On August 6, the Joint Port Committee met and heard evidence with regard to the complaint. Plaintiffs allege that numerous procedural improprieties attended this hearing, and these allegations will be enumerated below.

On August 13, the Joint Port Committee met and voted to deregister plaintiffs and notified plaintiffs of this action on August 16, 1963.

The act of deregistering plaintiffs precludes them from working on the water front on the west coast, resulting in great damage to plaintiffs.

Plaintiffs allege that the action taken by the Joint Port Committee was the result of a conspiracy among the union and management members of the Joint Port Committee at the meetings where action was taken on the complaint against plaintiffs. Also alleged to be in the conspiracy were Frank Brown and other union leaders. This conspiracy was designed arbitrarily to punish plaintiffs for offending the pride and dignity of Frank Brown. Frank Brown is alleged to have the power to organize such a conspiracy because he is the brother of Archie Brown who has been a high I.L.W.U. leader.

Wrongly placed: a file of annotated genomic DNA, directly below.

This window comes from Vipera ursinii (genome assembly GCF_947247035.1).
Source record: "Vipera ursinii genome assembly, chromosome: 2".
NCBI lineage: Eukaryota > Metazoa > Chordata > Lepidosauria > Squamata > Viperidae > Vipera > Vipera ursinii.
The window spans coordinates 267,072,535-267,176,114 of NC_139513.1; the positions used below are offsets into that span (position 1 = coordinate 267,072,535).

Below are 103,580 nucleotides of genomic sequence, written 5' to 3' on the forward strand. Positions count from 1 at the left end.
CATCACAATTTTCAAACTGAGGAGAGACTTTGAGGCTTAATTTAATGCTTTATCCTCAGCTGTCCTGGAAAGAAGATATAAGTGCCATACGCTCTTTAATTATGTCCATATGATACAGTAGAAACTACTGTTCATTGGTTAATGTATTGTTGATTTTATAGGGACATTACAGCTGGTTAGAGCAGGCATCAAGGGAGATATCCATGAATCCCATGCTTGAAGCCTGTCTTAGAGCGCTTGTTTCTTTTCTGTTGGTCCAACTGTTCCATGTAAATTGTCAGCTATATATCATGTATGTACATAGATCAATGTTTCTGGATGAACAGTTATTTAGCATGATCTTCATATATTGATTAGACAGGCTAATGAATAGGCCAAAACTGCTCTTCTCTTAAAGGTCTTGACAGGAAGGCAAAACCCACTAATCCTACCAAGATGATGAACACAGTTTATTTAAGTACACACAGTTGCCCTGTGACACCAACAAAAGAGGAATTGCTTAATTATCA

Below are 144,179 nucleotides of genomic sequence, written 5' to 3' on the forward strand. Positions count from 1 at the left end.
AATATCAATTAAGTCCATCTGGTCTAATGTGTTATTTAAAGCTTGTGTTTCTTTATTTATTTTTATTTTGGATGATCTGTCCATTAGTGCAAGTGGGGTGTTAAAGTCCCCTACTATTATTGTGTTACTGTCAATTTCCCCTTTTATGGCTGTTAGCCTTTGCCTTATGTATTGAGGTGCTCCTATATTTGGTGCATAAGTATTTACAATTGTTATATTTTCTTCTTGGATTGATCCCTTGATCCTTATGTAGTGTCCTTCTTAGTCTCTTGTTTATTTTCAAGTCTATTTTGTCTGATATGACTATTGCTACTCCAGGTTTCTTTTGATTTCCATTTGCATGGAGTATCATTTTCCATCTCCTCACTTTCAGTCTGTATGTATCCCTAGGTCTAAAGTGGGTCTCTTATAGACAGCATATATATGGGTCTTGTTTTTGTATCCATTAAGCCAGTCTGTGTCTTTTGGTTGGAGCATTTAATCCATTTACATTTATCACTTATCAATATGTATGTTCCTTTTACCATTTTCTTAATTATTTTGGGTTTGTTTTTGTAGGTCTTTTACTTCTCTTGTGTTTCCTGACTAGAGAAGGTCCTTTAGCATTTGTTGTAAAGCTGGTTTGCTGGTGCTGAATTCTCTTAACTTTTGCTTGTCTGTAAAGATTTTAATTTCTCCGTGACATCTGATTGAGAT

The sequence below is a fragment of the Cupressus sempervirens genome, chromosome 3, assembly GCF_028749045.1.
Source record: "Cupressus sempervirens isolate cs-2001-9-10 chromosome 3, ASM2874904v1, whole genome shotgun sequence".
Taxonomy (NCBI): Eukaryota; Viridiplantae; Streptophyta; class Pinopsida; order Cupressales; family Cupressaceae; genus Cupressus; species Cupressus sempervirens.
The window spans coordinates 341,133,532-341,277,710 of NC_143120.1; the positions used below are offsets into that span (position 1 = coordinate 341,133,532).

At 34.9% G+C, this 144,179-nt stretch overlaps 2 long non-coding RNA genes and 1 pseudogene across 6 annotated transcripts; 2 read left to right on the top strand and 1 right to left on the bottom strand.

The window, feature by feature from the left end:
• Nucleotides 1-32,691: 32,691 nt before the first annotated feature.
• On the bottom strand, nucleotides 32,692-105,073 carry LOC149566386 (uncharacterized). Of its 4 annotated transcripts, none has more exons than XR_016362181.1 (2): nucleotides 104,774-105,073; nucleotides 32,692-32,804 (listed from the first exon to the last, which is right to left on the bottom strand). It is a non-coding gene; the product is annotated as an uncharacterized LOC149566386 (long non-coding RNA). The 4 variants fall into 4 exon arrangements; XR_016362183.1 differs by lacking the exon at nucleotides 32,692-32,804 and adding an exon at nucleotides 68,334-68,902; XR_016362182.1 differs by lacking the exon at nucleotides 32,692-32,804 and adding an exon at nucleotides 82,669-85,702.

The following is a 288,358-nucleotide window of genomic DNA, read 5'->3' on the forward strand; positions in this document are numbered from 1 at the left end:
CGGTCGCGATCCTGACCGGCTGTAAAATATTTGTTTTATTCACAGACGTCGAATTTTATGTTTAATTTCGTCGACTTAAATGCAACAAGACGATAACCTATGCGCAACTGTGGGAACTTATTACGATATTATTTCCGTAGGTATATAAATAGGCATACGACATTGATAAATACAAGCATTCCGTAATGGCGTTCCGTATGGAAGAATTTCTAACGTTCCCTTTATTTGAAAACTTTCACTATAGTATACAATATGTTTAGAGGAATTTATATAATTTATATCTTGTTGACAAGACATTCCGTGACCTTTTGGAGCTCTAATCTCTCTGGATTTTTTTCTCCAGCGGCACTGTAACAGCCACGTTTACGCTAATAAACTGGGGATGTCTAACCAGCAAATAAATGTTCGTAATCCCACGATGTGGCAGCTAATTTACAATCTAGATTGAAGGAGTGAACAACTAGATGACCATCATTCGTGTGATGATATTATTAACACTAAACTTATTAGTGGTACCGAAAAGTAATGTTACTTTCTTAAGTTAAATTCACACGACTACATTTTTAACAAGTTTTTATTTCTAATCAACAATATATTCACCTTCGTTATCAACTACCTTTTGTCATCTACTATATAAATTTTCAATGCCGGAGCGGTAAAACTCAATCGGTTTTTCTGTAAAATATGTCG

Plaintiffs seek injunctive relief, declaratory relief, and damages.

Defendants have moved for summary judgment as to the entire action, for failure to state a claim upon which relief can be granted.

Plaintiffs argue that they have a cause of action under both § 301 of the Labor Management Relations Act (L.M.R.A.), 29 U.S.C. § 185, and § 101 and § 102 of the Labor-Management Reporting and Disclosure Act (L.M.R.D.A.), 29 U.S.C. § 411 and § 412.

With regard to the claim under L.M. R.D.A. plaintiffs argue that the action taken against them by the union violates their rights under the so-called Bill of Rights section of L.M.R.D.A., 29 U.S.C. § 411(a) (5). That section provides as follows: